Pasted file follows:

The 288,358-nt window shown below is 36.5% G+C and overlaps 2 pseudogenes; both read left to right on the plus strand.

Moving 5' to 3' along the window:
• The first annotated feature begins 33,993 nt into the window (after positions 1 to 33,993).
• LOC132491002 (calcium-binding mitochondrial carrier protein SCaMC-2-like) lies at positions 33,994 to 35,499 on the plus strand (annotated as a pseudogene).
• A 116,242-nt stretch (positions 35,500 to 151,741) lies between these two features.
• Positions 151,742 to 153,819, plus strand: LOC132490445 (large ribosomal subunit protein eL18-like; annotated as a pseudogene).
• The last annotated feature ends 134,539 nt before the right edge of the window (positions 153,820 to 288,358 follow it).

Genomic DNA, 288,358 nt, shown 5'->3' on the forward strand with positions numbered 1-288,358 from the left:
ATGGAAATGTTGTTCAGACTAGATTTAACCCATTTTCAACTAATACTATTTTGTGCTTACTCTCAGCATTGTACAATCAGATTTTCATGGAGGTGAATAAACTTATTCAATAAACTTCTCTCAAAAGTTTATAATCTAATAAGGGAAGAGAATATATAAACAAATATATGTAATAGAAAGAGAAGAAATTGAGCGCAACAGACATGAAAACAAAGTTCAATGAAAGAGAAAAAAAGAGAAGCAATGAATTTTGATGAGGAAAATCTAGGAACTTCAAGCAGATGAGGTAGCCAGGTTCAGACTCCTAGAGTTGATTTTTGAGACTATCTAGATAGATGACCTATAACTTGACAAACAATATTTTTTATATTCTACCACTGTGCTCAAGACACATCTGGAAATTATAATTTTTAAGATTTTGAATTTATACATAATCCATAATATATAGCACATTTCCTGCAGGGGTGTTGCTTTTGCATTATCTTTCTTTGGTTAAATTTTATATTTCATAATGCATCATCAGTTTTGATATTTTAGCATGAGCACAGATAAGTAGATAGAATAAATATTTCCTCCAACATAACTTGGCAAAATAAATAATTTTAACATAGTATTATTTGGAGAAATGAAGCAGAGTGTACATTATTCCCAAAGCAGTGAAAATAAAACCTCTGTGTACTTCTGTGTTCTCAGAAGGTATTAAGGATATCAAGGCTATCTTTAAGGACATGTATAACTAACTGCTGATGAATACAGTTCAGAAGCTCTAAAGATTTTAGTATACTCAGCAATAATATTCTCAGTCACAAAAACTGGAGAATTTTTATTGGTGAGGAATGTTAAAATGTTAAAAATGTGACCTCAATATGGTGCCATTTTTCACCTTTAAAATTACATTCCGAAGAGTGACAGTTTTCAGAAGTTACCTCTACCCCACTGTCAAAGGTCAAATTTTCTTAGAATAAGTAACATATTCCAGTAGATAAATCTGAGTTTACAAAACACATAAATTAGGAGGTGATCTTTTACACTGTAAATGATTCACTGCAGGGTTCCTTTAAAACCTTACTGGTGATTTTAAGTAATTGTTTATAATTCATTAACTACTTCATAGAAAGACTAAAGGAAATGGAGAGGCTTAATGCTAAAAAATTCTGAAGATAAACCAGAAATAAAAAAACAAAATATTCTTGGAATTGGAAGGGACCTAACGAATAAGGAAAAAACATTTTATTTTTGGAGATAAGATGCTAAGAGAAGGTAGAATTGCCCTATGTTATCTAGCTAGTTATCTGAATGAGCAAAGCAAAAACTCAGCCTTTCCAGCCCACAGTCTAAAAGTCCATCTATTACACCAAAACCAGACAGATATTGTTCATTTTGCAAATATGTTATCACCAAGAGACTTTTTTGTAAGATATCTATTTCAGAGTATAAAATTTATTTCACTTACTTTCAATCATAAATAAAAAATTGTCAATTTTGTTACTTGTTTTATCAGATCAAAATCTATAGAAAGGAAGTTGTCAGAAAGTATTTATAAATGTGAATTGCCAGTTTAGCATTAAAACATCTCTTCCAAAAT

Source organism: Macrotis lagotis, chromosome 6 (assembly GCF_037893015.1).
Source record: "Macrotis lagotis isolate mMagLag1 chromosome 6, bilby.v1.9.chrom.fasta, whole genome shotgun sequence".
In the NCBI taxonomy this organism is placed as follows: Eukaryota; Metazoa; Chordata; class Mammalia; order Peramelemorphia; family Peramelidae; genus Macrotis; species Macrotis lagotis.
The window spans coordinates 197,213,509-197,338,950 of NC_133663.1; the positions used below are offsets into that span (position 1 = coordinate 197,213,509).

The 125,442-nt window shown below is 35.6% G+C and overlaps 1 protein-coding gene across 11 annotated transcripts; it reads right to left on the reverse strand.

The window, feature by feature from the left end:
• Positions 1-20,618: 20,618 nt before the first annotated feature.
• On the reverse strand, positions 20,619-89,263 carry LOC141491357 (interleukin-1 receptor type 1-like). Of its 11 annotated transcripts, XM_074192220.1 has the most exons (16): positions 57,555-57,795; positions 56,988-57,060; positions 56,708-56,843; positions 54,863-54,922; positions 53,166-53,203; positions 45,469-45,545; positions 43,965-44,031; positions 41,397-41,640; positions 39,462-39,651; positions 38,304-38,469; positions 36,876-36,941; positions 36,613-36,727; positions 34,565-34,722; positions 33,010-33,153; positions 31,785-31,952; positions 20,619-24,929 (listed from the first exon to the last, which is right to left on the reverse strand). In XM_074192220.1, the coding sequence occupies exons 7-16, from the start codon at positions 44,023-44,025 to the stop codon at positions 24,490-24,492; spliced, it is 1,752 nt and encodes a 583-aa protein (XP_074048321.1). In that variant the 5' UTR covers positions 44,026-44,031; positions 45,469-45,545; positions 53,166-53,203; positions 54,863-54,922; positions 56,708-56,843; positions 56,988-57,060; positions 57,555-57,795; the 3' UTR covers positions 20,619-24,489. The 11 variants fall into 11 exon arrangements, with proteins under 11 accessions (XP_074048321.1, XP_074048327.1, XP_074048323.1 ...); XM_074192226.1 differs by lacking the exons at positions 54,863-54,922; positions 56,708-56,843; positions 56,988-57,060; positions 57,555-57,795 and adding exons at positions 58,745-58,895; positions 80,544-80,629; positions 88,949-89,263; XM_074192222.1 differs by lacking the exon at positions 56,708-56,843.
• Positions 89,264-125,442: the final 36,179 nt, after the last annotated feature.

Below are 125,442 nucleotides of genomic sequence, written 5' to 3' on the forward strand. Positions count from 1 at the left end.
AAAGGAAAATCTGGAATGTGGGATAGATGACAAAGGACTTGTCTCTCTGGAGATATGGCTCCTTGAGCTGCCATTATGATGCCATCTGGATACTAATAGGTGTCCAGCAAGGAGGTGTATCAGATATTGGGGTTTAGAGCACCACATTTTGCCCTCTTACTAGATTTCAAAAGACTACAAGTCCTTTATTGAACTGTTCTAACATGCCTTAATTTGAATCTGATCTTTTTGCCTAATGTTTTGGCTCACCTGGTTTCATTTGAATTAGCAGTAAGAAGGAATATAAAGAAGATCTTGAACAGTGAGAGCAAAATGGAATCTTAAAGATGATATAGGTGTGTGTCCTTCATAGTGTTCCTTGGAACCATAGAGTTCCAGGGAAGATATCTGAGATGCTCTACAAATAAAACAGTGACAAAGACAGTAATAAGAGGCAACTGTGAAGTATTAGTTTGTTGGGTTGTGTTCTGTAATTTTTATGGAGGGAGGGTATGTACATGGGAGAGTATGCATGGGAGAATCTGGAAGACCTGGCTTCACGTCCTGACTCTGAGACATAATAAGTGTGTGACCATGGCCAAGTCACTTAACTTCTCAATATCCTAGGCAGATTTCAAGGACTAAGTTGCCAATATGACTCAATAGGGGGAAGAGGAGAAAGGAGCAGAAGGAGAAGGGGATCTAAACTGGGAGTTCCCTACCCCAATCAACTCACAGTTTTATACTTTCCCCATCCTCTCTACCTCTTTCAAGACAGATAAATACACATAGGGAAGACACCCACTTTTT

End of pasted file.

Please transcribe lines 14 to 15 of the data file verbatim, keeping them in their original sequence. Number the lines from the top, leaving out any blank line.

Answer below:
The 125,442-nt window shown below is 35.6% G+C and overlaps 1 protein-coding gene across 11 annotated transcripts; it reads right to left on the reverse strand.

The window, feature by feature from the left end: